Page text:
Ukrainian President Volodymyr Zelensky said Friday that his country’s security services had uncovered a Russian-backed coup plot that was to be launched next week, though he provided no evidence to support his claim.
The alleged conspiracy comes at a time of extreme tensions between Moscow and Kyiv, with Russia having massed an invasion-sized force around its contested borders with Ukraine. The Kremlin, which says its troop movements are routine, denied involvement in a plan to unseat Mr. Zelensky.
Mr. Zelensky said Ukrainian intelligence was in possession of “certain audio recordings” in which “representatives of Ukraine” discussed a coup plan with “representatives of Russia,” with the plot set to unfold starting on Dec. 1 or Dec. 2. He said Ukraine’s richest man, billionaire mining and steel magnate Rinat Akhmetov, was mentioned in the recordings as potentially supporting the coup.
Speaking at a hastily arranged news conference with hand-picked Ukrainian and international media, Mr. Zelensky warned Mr. Akhmetov not to allow himself to be dragged “into a war against Ukraine.”
“One cannot fight against your people – against the President who was elected by the people of Ukraine,” Mr. Zelensky said. Mr. Akhmetov was a key supporter of former president Viktor Yanukovych, a Moscow-backed politician who was ousted by a pro-Western revolution in 2014.
Kremlin spokesman Dmitry Peskov said Russia was not involved in any coup plot. “Russia never does such things,” he said.
Taras Berezovets, a Kyiv-based political analyst, said there was no public evidence to support Mr. Zelensky’s allegations. He said the President appeared to be using the tensions with Russia to attack Mr. Akhmetov, whose television channels have recently been harshly critical of Mr. Zelensky. “It’s absolutely unreal,” Mr. Berezovets said of the coup claims.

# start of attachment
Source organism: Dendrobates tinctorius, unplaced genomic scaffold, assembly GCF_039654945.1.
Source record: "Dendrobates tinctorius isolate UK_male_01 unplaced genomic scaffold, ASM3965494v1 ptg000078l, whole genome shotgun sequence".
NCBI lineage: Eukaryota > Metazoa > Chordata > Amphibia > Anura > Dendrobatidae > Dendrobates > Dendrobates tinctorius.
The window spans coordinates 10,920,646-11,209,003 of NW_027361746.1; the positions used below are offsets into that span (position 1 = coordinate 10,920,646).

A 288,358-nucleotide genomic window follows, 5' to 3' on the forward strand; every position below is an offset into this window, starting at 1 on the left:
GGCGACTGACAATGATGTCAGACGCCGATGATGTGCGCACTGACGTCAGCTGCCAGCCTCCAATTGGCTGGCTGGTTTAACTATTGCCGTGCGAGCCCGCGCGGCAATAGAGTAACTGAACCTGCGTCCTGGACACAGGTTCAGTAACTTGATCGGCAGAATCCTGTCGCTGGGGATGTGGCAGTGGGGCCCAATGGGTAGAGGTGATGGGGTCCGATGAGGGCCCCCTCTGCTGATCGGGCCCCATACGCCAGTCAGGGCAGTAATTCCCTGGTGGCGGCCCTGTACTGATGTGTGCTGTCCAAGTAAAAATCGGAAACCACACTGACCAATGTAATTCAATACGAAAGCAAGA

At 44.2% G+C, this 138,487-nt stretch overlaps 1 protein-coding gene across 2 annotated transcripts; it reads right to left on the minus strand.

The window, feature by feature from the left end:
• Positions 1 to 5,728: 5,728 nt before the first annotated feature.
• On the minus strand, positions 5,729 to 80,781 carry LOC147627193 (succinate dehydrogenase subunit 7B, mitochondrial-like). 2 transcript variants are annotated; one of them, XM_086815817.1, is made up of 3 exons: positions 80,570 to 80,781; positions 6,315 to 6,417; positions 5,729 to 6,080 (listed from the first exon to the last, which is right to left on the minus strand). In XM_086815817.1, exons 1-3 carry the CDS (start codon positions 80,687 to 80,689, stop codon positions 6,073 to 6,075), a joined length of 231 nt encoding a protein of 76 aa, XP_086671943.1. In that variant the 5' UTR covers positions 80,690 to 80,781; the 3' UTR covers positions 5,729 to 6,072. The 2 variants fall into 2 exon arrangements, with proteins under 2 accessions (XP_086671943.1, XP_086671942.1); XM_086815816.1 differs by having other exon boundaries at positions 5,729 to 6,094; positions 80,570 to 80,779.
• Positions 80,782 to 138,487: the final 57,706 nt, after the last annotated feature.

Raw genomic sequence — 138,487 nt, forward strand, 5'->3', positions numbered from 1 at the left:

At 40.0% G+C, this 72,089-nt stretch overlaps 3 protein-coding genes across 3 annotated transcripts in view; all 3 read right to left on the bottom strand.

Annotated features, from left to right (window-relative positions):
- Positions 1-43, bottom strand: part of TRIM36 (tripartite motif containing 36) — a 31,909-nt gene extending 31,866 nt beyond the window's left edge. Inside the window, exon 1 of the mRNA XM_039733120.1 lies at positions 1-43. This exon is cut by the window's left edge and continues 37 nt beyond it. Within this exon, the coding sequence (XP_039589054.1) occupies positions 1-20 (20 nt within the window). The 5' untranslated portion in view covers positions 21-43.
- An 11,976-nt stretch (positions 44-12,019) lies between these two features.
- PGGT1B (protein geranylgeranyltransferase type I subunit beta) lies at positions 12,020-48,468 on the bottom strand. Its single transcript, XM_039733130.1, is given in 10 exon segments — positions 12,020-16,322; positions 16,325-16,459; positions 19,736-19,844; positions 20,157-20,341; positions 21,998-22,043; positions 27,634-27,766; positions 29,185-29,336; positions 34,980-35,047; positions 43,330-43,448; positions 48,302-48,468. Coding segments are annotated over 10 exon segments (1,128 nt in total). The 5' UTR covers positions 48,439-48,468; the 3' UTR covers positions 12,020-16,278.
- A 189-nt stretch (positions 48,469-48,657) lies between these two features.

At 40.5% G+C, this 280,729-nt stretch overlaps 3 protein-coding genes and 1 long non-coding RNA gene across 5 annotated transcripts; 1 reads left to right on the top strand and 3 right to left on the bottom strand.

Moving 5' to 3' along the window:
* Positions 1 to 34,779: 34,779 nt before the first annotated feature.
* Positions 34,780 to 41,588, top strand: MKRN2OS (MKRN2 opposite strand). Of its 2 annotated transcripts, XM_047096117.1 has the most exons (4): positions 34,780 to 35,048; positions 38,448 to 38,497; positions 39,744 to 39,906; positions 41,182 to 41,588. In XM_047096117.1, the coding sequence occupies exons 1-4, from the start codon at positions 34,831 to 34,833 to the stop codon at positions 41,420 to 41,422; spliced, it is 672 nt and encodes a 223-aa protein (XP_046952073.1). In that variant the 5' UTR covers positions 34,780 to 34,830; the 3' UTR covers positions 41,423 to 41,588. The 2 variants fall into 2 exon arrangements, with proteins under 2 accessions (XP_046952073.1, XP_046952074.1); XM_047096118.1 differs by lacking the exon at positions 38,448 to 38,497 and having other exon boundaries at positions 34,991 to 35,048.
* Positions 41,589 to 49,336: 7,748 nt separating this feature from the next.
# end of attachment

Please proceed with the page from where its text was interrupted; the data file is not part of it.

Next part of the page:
Mr. Berezovets said that the real threat Ukraine was facing was the growing possibility of wider Russian military action against the country. A situation map published last week by the Ukrainian defence intelligence service shows some 94,000 Russian troops – backed by 1,200 tanks, 330 warplanes and a growing naval flotilla – stationed within a short drive of the borders between the two countries.
Many of those forces are based in Crimea, which Russia seized and annexed following the 2014 revolution in Kyiv, while others are stationed near the Donbas region of southeastern Ukraine, where a Russian-backed militia has fought the Ukrainian army for the past seven years. More than 13,000 people have died in that conflict, which has left two key industrial cities under the control of the Moscow-backed “separatists.”
Large-scale fighting has largely been paused since 2015, following the signing of a peace deal known as the Minsk Accords. The deal was agreed to by Mr. Zelensky’s predecessor, Petro Poroshenko, at a time Ukraine faced the possibility of losing even more territory.
Many in Ukraine loathe the Minsk agreement as capitulation to Russia. The Kremlin says Kyiv has prolonged the war by not implementing the deal, which calls for the Donbas region to be given special constitutional status that would allow the pro-Russian groups to block any future Ukrainian move to join NATO.
Mr. Zelensky said Friday that Ukraine was ready to face any new Russian military action. “There is a threat today that there will be war tomorrow,” he told the news conference. “We are entirely prepared for an escalation.”
NATO Secretary-General Jens Stoltenberg warned Russia on Friday that there would be unspecified “consequences” if Russian President Vladimir Putin did order a wider invasion of Ukraine.
“This military buildup is unprovoked and unexplained. It raises tensions and it risks miscalculations,” Mr. Stoltenberg said at the start of a meeting of NATO foreign ministers in Brussels. He said that while Russia’s intentions remain unclear, “this is a military buildup by a country that has invaded Ukraine before.”
Ukraine is not a member of NATO, but Mr. Zelensky’s government has been looking for a show of support from the 30-member alliance. The Globe and Mail reported this week that Canada was considering bolstering its 200-soldier training mission in western Ukraine, perhaps with additional troops or the deployment of a warship to the Black Sea, bordered by both Ukraine and Russia.
However, no decision about an expanded deployment has been taken, amid concerns that any increased NATO presence in Ukraine would provoke, rather than deter, Mr. Putin. CNN reported this week that U.S. President Joe Biden was also weighing sending American military advisers – and additional weapons such as anti-tank missiles – to Ukraine.
Mr. Zelensky told the news conference in Kyiv that he had received assurances from the U.S., Canada, Britain, Turkey and the European Union “that they are on our side in any case and will support us if something starts. What that will mean in practice, I don’t know.”
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